When you have a large site, maintenance can be a hassle. You might have multiple authors and thousands of comments to sift through, on top of all the regular work like updating plugins, etc. One solution that many organizations take, is to outsource the comment moderation. Of all the possibly risky areas of a site, comment moderation would appear to require the least trust.
The Problem with Low-Trust Comment Moderation in WordPress
However, this simple requirement is complicated by WordPress’ weird system of linking comment moderation permissions with editing permissions. According to the documentation, you can only moderate comments if you can edit those posts. I’m sure there’s a good reason for this design, but I can’t think of it at the moment!
But given that comment moderation requires low trust, but post editing requires a high-trust environment, how can we reconcile the two? How do we allow someone to have ONLY the ability to moderate comments without giving them the ability to edit posts?
And that’s were a new plugin comes along.
Try it Yourself – Remove the “Moderation Permission” and see!
You can check for yourself, the most egregious demonstration of this curious relationship. Use a plugin like “User Role Editor” and take out the “moderate” permission from any user that already has the “Edit post” permission. After saving your changes, log in as that user and see if you can still moderate comments. The answer is yes! So the real permission here is the editing capability. If you can edit posts, you can moderate comments. If you don’t have the permission to edit posts, you can forget about moderation.
It’s unfortunate, but for some website owners, this is enough to turn them off WordPress comments entirely. So they use external 3rd party comment systems like Disqus, which comes with its own share of problems. So we need a better solution.
Comment Moderation Role Plugin
I stumbled upon this plugin earlier last week. It allows you to assign moderator privileges to a WordPress user without allowing them to edit a post. It’s perfect if you want to outsource the comment moderation to someone to whom you don’t want to give access to your posts. It turns what would have been a high-risk solution into something with much lower stakes.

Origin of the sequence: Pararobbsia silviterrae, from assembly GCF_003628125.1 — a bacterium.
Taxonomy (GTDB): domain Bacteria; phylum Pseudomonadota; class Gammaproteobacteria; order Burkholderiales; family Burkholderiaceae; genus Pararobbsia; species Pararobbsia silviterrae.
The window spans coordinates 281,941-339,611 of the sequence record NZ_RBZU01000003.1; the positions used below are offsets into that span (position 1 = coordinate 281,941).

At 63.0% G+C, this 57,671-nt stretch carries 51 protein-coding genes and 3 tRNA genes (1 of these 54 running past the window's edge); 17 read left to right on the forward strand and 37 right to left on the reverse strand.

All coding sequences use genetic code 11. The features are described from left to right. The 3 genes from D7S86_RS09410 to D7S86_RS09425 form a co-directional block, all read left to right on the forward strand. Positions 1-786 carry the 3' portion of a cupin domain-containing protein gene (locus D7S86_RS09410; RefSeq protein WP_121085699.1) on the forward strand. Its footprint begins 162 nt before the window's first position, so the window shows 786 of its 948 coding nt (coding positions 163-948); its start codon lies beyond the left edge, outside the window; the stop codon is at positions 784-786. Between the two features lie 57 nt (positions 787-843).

You can download and install the comment moderation role plugin from the WordPress repository. Once installed, it creates a new role called “WPB Comment Moderator”. You just need to assign this role to an existing user, and they’ll be able to moderate comments without any further ado – even if you don’t let them edit posts. So assign the role, just open the user’s profile in the editor and make the change and shown here:
As you can see, you just need to select the role from the drop-down box and you’re done! After changing the selection, scroll down to save your changes. Now the next time the user in question logs into the WordPress dashboard, they’ll see that they have the new “Comments” menu item on the left-hand side as shown here:
It’s that simple! Now you can hire someone and give them comment moderation permissions straight away without worrying about compromising your site security!
Ryan Gray is the founder and CEO of NameHero, one of the fastest growing independent web hosts in the United States. Ryan has been working online since 1998 and has over two-decades experience in Internet Entrepreneurship.
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